Flowers by Zora Cross

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At even when the dusk is dewy-dark
   Over my garden, as pink twilight shakes
Bells of pure peace through sleeping leaf and bark,
   A dream of other blossoms softly wakes.

Ah, God! the flowers that I have seen go by
   In clouds of glowing color, red and gold --
Bright marigolds and daisies morning-shy,
   Verbenn, stock and hollyhocks night-old!

Blue flowers! The Brisbane River choked at morn,
   Thick with wild hyacinths, whose sapphire hands
Held in a flowery bondage, swampy-born.
   Steamer and ship that dared the blossomy bands!

Roses at Ayr, more pink than flowers of cane,
   Fluffily rosy as a baby's hair.
Redder than Delta twilights before rain.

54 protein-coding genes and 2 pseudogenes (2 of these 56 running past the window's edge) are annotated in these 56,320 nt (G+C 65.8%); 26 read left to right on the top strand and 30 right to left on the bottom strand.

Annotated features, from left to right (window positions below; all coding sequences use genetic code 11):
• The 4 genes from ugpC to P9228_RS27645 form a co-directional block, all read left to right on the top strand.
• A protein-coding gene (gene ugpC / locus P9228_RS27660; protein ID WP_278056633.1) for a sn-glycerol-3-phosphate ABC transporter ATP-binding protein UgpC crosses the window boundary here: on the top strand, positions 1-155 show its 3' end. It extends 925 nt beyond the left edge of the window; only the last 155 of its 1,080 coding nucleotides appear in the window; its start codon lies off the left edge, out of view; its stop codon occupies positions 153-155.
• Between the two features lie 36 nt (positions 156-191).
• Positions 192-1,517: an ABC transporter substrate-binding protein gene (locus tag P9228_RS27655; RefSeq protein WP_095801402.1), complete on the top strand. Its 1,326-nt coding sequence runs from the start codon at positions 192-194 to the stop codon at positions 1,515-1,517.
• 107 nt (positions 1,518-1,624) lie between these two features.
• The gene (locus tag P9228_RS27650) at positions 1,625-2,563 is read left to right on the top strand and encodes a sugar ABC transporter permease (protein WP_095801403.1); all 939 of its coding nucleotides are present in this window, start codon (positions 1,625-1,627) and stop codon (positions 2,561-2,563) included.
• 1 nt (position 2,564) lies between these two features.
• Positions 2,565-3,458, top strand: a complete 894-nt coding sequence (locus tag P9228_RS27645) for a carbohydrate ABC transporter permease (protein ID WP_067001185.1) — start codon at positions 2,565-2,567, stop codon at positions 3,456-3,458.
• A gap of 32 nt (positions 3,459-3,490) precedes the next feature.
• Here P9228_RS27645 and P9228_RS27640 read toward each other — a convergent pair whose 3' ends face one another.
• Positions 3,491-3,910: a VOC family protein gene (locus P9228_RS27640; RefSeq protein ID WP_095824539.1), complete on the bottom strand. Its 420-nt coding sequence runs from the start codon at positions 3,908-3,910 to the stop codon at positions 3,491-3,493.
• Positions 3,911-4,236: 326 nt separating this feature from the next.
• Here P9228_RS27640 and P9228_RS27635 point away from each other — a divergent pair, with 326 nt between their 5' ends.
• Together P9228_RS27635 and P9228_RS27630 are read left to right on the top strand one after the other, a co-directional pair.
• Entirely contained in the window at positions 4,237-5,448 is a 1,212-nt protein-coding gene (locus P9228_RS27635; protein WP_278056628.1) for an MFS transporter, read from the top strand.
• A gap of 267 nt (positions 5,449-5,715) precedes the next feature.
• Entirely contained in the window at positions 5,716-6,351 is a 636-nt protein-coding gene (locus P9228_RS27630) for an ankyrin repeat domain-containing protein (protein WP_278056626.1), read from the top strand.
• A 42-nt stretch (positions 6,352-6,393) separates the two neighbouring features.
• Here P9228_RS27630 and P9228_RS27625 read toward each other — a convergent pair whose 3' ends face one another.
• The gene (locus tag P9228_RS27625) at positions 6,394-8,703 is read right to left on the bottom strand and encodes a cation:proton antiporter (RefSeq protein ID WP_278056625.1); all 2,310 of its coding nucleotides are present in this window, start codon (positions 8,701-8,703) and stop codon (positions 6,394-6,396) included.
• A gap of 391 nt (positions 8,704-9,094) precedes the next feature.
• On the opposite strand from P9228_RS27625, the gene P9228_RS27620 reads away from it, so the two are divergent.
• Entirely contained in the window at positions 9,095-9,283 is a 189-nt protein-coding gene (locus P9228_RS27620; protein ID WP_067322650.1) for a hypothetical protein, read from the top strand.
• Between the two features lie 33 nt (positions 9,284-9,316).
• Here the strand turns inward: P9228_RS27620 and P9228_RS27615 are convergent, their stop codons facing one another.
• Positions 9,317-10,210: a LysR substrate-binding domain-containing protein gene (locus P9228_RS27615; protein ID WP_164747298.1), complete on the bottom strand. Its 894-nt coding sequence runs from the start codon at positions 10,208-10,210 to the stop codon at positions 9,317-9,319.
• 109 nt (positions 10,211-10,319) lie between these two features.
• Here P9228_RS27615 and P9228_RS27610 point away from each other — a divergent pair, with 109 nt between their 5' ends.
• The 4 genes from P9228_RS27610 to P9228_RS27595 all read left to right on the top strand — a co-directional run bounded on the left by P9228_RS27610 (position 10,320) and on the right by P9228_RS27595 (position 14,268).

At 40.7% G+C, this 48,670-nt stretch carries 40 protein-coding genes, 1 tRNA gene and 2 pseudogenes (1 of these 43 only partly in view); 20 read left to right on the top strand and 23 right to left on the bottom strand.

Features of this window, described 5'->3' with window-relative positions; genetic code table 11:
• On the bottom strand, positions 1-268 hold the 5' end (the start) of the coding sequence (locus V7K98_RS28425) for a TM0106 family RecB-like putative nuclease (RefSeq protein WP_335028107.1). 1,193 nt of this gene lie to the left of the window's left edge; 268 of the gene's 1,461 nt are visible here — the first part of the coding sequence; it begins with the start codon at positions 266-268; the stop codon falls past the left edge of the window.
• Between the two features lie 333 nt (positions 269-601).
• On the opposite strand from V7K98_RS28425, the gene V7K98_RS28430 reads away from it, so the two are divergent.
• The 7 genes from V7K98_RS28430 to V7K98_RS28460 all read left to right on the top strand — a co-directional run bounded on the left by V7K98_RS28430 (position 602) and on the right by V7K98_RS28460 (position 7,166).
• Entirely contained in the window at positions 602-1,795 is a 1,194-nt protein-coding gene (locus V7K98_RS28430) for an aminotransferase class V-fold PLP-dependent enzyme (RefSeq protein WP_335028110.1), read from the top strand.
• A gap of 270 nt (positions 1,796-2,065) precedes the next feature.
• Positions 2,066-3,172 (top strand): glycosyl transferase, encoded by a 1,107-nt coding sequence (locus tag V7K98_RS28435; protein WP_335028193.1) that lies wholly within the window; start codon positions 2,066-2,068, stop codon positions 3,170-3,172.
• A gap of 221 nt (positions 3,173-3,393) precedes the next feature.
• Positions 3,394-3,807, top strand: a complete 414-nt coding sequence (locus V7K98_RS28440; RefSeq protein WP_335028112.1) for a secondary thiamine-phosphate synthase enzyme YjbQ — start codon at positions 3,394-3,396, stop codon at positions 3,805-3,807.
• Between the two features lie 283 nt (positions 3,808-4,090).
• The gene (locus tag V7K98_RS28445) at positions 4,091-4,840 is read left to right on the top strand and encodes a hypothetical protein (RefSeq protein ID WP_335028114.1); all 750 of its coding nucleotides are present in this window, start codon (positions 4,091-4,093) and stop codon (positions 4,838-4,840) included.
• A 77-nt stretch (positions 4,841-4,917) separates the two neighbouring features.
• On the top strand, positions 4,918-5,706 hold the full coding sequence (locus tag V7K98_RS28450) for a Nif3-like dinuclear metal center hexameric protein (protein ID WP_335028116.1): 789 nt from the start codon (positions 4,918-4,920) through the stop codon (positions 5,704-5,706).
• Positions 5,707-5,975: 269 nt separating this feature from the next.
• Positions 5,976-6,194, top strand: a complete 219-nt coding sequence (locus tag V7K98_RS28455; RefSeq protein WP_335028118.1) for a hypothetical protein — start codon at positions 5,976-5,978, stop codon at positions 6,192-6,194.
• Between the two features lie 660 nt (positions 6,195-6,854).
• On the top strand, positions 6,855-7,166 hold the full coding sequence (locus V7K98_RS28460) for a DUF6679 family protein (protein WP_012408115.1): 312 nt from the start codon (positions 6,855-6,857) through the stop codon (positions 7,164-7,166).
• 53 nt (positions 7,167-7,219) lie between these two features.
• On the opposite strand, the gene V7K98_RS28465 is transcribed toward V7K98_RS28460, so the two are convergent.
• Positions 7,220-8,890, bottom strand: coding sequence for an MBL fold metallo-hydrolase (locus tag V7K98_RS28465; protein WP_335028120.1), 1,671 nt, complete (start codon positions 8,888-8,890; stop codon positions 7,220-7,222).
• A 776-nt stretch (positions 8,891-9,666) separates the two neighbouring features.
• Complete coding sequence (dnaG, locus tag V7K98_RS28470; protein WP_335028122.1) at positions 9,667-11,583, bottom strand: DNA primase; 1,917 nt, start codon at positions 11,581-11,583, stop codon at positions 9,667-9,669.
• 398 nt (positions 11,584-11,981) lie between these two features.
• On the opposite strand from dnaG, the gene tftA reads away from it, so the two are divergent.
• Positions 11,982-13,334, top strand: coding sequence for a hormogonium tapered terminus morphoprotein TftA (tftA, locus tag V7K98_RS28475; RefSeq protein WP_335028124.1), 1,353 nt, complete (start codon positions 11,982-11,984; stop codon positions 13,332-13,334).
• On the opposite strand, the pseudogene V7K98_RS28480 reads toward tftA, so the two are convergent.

Softer than cosmos skies that gather there.

Flame-flowers! Great Indian cottons in the dusk
   Showering their blood beside a Macnade home,
Hiding the eastern houris of pure musk
   Within their hot, incarnadine bright foam.

Banksia! Golden, brown and ruby-red,
   Lining the gladstone creeks in bonfire-hues,
Staining the lilied waters with its dead,
   As sunset stains the skies quick evening wooes.

Wild bottle-brush! I gathered it last year.
   Bronze-red as temple censers at my door,
Where banners of bright cannas yellow-clear
   Shake their triumphant gold on Twilight's floor.

And, walking here at eve through dahlia-rows,
   By bowers of budding roses pink and red,
Memory her mantle of white magic throws
   And old flowers bloom for me in each new bed.

First published in The Bulletin, 18 May 1922

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This page contains a single entry by Perry Middlemiss published on May 18, 2014 10:32 AM.

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